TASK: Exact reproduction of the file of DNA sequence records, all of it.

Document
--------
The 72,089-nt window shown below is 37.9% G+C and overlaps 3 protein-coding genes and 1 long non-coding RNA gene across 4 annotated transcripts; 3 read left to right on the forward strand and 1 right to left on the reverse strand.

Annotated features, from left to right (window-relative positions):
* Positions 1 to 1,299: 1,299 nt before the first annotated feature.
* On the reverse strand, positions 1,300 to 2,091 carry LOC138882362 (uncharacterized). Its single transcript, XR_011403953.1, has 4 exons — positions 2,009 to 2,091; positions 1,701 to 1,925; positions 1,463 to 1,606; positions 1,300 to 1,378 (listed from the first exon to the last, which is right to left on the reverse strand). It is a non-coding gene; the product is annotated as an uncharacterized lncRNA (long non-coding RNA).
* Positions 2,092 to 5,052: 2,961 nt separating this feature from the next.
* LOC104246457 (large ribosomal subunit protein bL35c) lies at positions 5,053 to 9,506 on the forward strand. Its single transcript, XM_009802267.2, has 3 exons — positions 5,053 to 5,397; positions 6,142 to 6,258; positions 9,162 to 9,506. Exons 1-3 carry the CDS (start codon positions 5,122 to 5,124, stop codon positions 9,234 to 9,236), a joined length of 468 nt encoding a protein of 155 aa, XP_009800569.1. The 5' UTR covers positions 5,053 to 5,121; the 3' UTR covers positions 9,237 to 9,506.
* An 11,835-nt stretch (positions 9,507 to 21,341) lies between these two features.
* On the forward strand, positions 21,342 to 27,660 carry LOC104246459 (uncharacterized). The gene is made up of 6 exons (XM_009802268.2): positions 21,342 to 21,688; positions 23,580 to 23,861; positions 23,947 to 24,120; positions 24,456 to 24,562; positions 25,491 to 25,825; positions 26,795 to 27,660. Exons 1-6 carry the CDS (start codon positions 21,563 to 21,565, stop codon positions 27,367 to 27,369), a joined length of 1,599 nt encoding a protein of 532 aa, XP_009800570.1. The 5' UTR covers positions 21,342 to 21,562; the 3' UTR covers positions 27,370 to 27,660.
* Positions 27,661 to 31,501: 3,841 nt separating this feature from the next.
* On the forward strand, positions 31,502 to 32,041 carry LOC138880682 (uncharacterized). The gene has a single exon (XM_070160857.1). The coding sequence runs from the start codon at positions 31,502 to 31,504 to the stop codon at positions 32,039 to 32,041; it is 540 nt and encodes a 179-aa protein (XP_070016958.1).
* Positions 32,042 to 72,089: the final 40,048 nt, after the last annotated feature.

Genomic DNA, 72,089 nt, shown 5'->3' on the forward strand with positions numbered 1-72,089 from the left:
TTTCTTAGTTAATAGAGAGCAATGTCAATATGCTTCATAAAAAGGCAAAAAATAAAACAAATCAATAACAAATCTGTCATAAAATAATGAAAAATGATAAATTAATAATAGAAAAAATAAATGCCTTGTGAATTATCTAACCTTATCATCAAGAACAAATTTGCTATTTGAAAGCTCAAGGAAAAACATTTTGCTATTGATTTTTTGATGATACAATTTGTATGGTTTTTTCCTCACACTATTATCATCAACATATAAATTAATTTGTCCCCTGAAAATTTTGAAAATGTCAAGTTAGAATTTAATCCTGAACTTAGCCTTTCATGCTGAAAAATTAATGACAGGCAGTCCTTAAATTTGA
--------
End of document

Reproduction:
The 72,089-nt window shown below is 37.9% G+C and overlaps 3 protein-coding genes and 1 long non-coding RNA gene across 4 annotated transcripts; 3 read left to right on the forward strand and 1 right to left on the reverse strand.

Annotated features, from left to right (window-relative positions):
* Positions 1 to 1,299: 1,299 nt before the first annotated feature.
* On the reverse strand, positions 1,300 to 2,091 carry LOC138882362 (uncharacterized). Its single transcript, XR_011403953.1, has 4 exons — positions 2,009 to 2,091; positions 1,701 to 1,925; positions 1,463 to 1,606; positions 1,300 to 1,378 (listed from the first exon to the last, which is right to left on the reverse strand). It is a non-coding gene; the product is annotated as an uncharacterized lncRNA (long non-coding RNA).
* Positions 2,092 to 5,052: 2,961 nt separating this feature from the next.
* LOC104246457 (large ribosomal subunit protein bL35c) lies at positions 5,053 to 9,506 on the forward strand. Its single transcript, XM_009802267.2, has 3 exons — positions 5,053 to 5,397; positions 6,142 to 6,258; positions 9,162 to 9,506. Exons 1-3 carry the CDS (start codon positions 5,122 to 5,124, stop codon positions 9,234 to 9,236), a joined length of 468 nt encoding a protein of 155 aa, XP_009800569.1. The 5' UTR covers positions 5,053 to 5,121; the 3' UTR covers positions 9,237 to 9,506.
* An 11,835-nt stretch (positions 9,507 to 21,341) lies between these two features.
* On the forward strand, positions 21,342 to 27,660 carry LOC104246459 (uncharacterized). The gene is made up of 6 exons (XM_009802268.2): positions 21,342 to 21,688; positions 23,580 to 23,861; positions 23,947 to 24,120; positions 24,456 to 24,562; positions 25,491 to 25,825; positions 26,795 to 27,660. Exons 1-6 carry the CDS (start codon positions 21,563 to 21,565, stop codon positions 27,367 to 27,369), a joined length of 1,599 nt encoding a protein of 532 aa, XP_009800570.1. The 5' UTR covers positions 21,342 to 21,562; the 3' UTR covers positions 27,370 to 27,660.
* Positions 27,661 to 31,501: 3,841 nt separating this feature from the next.
* On the forward strand, positions 31,502 to 32,041 carry LOC138880682 (uncharacterized). The gene has a single exon (XM_070160857.1). The coding sequence runs from the start codon at positions 31,502 to 31,504 to the stop codon at positions 32,039 to 32,041; it is 540 nt and encodes a 179-aa protein (XP_070016958.1).
* Positions 32,042 to 72,089: the final 40,048 nt, after the last annotated feature.

Genomic DNA, 72,089 nt, shown 5'->3' on the forward strand with positions numbered 1-72,089 from the left:
TTTCTTAGTTAATAGAGAGCAATGTCAATATGCTTCATAAAAAGGCAAAAAATAAAACAAATCAATAACAAATCTGTCATAAAATAATGAAAAATGATAAATTAATAATAGAAAAAATAAATGCCTTGTGAATTATCTAACCTTATCATCAAGAACAAATTTGCTATTTGAAAGCTCAAGGAAAAACATTTTGCTATTGATTTTTTGATGATACAATTTGTATGGTTTTTTCCTCACACTATTATCATCAACATATAAATTAATTTGTCCCCTGAAAATTTTGAAAATGTCAAGTTAGAATTTAATCCTGAACTTAGCCTTTCATGCTGAAAAATTAATGACAGGCAGTCCTTAAATTTGA